Dear Mr McStone
Thank you for your further letter and e-mails regarding the BBC Radio 4 ‘Analysis’ programme entitled “Are Environmentalists Bad for the Planet?” that was originally broadcast on 25 January 2010.
I am a BBC Audience Services Complaints Advisor with responsibility for News and Current Affairs and your complaint has been escalated for my attention.
I understand that you originally complained about the programme via a letter sent on February 5th.
I note that you received our response in June and made a second complaint in your further letter sent on 8th August, making additional reference to “a number of emails,” which you had subsequently sent to us in the interim after your first complaint letter, raising further points about our editorial guidelines on impartiality and personal view.
In the first instance I would like to apologise for the delay in my response, which was the result of a major fault with our systems. I would also like to make clear that the confirmation you were given by telephone, stating that our first letter was a response to all the points you had previously made, was erroneous. I have accordingly raised this mistake with the management team for the department responsible and they are investigating.
I hope that this has helped to clear up any misunderstandings that have arisen with regards to the handling of your complaint and I would now like to take the opportunity to address all the original points you have made.
To this end I have been in contact with Innes Bowen, a week previously at the time of writing, and she has offered a detailed response which I hope you will find useful.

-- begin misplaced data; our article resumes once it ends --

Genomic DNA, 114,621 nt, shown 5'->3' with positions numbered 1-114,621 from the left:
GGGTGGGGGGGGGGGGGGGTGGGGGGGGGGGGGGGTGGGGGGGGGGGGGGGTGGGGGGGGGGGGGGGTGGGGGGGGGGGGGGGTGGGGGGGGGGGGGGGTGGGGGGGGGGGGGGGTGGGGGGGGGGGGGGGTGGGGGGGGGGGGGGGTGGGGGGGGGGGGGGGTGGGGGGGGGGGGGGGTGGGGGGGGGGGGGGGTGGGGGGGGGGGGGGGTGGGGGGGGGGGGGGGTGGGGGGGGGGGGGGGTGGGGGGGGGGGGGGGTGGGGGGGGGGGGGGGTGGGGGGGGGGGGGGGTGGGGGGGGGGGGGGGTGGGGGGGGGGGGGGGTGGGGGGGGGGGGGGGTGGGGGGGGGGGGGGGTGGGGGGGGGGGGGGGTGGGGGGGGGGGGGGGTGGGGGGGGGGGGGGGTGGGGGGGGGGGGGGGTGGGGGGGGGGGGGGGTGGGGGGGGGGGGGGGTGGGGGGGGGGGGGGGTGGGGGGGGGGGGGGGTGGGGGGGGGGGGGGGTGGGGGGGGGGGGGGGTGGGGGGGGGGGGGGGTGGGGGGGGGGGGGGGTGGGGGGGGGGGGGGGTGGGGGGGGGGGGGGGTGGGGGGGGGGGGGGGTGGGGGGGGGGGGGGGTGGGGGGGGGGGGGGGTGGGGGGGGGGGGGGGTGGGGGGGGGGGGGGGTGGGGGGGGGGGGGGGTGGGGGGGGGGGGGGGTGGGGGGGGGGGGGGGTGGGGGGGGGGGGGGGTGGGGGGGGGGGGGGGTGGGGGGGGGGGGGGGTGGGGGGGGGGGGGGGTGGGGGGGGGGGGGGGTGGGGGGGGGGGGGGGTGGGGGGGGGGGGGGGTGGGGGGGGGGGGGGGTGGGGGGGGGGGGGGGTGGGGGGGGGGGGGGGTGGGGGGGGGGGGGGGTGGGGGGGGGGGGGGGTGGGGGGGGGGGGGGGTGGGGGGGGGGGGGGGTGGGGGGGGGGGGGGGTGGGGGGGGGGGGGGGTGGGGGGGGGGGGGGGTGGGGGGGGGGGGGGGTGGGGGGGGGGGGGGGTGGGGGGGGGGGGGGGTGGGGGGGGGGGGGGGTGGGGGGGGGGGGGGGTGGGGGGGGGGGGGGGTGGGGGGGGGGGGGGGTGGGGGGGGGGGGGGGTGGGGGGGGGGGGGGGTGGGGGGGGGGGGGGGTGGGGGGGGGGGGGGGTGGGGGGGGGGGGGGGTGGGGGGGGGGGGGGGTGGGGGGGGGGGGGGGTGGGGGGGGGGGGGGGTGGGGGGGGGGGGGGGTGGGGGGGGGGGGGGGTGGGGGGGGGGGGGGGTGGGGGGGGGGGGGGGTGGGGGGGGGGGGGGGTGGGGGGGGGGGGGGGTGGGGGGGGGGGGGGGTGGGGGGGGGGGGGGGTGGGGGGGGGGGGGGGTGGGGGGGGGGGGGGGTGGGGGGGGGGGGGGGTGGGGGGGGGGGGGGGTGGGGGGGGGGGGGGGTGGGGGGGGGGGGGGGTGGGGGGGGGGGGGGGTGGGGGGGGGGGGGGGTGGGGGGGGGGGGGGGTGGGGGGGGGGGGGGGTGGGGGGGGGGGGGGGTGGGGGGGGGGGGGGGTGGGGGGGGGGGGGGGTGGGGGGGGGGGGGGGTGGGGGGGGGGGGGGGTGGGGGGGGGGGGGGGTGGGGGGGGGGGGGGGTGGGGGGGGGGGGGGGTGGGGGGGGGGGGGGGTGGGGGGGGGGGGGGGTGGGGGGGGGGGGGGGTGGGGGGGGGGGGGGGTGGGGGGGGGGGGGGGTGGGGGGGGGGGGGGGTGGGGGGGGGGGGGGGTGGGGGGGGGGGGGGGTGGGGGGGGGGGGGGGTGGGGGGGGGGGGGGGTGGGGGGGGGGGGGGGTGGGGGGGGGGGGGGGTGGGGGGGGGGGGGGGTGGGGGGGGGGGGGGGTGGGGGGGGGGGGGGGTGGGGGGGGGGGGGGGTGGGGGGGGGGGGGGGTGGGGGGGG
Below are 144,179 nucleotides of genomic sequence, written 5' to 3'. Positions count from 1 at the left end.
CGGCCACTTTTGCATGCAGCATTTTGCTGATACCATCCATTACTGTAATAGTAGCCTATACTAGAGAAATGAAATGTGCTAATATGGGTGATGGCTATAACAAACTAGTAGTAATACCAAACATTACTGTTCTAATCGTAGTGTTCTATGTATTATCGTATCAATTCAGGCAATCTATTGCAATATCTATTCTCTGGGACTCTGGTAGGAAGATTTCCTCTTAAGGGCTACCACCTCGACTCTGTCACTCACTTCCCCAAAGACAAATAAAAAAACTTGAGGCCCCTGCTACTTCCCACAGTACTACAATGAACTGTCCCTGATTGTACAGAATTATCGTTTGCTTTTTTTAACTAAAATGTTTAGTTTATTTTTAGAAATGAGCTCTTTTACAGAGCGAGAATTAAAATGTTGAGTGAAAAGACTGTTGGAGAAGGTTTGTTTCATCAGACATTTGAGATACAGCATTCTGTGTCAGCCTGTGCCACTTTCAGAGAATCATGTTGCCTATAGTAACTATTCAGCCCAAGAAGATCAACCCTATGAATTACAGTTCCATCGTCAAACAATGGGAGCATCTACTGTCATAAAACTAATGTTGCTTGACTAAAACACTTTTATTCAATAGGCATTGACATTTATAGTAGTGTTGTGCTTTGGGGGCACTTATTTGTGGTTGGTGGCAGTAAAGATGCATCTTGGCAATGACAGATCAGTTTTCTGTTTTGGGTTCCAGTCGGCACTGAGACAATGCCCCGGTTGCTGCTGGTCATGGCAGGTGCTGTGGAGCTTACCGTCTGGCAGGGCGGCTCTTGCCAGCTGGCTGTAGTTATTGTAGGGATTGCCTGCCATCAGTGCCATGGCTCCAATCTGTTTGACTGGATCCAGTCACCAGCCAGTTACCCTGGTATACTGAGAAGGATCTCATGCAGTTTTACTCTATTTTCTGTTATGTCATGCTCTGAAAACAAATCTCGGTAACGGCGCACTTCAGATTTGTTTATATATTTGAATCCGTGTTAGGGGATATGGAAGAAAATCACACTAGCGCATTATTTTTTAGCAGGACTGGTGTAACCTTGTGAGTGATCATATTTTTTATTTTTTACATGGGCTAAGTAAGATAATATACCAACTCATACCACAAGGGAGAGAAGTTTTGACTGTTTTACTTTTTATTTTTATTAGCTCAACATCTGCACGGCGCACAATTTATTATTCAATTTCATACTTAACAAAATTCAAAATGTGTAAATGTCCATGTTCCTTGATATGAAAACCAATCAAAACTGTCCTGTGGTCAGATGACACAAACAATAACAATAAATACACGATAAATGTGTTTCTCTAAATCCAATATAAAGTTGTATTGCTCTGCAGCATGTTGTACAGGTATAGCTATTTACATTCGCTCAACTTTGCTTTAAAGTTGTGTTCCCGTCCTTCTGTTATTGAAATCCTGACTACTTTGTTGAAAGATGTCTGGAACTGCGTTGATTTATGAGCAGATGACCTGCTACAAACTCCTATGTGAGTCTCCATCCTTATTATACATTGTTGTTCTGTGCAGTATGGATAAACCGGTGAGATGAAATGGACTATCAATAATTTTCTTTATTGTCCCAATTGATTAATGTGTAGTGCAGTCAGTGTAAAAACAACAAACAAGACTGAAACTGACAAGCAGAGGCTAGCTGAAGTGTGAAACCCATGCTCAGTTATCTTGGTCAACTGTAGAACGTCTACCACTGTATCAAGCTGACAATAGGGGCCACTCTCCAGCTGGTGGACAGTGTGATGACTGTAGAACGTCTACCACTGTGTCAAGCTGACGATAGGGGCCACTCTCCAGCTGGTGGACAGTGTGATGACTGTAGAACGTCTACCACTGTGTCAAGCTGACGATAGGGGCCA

In relation to your request for information on the rules that govern impartiality and your suggestions that “Ms Townsend's extrapolation of what the environmentalists wanted is contrary to Sec 7.9 of the OFCOM broadcasting code,” that her poll was “unscientific” and that Justin Rowlatt was “unfair/biased” by “reinforcing her opinion and not challenging the rationale,” Innes Bowen explained in response that:
“Mr McStone is referring to the following extract from the programme:
‘What worries me is that the political objectives of some greens seem to override their interest in solving global warming. Solitaire Townsend runs a city PR firm, but one which specialises in communicating a single issue: sustainability.
TOWNSEND: I was making a speech to nearly 200 really hard core, deep environmentalists and I played a little thought game on them. I said imagine I am the carbon fairy and I wave a magic wand. We can get rid of all the carbon in the atmosphere, take it down to two hundred fifty parts per million and I will ensure with my little magic wand that we do not go above two degrees of global warming. However, by waving my magic wand I will be interfering with the laws of physics not with people – they will be as selfish, they will be as desiring of status. The cars will get bigger, the houses will get bigger, the planes will fly all over the place but there will be no climate change. And I asked them, would you ask the fairy to wave its magic wand? And about 2 people of the 200 raised their hands.